Cornell students and Ithaca residents now have another option for transportation in the City of Ithaca: lime green bicycles scattered around downtown Ithaca.
Bike Walk Tompkins, which is a project of Ithaca Carshare, and the City of Ithaca facilitated the selection process, choosing to partner with LimeBike instead of several other competing bike-sharing services. LimeBike will provide 200 bicycles for the new service, which features a dock-free rental system and a discounted rate for students.
“We have been thinking of bringing bike-share services here for many years now,” said Hector Chang, active transportation and bike-share coordinator for Ithaca Carshare. “And actually, because we work in close collaboration with the city and also people at Cornell University, it was a choice that was informed by people in both the city … and people in the college.”
The first 200 bicycles are largely distributed in downtown Ithaca and other flat areas in Ithaca, Chang said. He told The Sun in a phone interview that LimeBike may provide more bicycles and expand the covered region in the future.
The Cornell campus already has its own bike-sharing program, which launched last year, and none of the LimeBike bicycles are in Collegetown yet, although that may change. “We hope that bike-share will expand to cover uphill areas like Collegetown and maybe even Cornell,” Chang said.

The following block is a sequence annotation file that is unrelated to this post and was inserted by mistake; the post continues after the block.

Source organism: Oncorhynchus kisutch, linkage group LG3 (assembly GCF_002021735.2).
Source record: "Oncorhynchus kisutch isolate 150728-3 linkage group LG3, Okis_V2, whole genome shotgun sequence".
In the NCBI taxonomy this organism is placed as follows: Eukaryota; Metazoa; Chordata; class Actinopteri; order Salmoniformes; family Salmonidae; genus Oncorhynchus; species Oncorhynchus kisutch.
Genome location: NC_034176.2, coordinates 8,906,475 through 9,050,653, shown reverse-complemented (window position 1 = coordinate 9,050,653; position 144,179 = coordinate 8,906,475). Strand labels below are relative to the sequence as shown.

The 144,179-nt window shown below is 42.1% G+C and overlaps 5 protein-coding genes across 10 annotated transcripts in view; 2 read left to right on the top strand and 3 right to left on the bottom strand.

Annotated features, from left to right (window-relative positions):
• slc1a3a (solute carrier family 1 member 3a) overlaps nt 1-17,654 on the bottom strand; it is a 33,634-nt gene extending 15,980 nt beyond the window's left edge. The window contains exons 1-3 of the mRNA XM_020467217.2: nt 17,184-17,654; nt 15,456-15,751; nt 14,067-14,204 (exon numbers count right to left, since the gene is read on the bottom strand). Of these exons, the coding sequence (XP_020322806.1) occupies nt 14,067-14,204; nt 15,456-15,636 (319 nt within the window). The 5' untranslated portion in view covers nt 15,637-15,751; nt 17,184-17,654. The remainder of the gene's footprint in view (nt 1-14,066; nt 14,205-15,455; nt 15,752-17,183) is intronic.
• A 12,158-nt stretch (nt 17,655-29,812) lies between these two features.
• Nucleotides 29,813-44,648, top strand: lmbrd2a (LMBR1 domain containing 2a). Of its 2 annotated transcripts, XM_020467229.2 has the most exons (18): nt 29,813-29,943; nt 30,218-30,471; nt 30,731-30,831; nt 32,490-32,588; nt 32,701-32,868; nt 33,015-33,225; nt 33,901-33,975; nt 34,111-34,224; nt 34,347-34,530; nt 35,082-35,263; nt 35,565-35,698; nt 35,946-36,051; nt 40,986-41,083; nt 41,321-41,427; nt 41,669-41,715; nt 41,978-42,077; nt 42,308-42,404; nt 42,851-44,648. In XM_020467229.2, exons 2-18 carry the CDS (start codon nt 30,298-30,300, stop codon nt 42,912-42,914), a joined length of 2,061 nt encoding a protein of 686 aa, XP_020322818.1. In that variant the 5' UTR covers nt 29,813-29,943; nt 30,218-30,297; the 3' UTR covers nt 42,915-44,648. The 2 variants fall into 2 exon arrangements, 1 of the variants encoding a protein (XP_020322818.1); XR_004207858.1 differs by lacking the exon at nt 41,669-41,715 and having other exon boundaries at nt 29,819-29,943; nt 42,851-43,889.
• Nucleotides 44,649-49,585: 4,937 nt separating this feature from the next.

Renting a bicycle will cost $1 for 30 minutes for the average user. Students, faculty and staff with a valid college email address can use the bicycle from the service for 50 cents per 30 minutes.
The new service also abandons the stationary docks used by traditional bike-sharing programs like Citi Bike in New York, Chang said, in an effort to expand the places people can go with a rented bike and to provide greater convenience.
“The main priority that we have is coverage,” Chang said. “We didn’t want to leave any neighbourhood in the Ithaca city behind.”
Users will need to download and register a smartphone application in order to use the service. After picking up bicycle and scanning a code on the bike, they can use it and park it anywhere that public bicycle parking is allowed. The locking mechanism on the bike will then lock the rear wheel, preventing unauthorized use, according to Bike Walk Tompkins.
Each bike is also equipped with GPS and cellular connections to help users locate the nearest bikes.
“Ithaca is not a big place, and most of the trips people do by car in the city are so short,” Chang said. “Those trips can be very easily done by bike.”
Chang hopes that the new bikeshare service, as well as the Bike Walk Tompkins program, will encourage more people to consider biking as an alternative for short-distance driving.
“Hopefully this will open up bicycling to more people [and] to the community, including students too,” Chang said.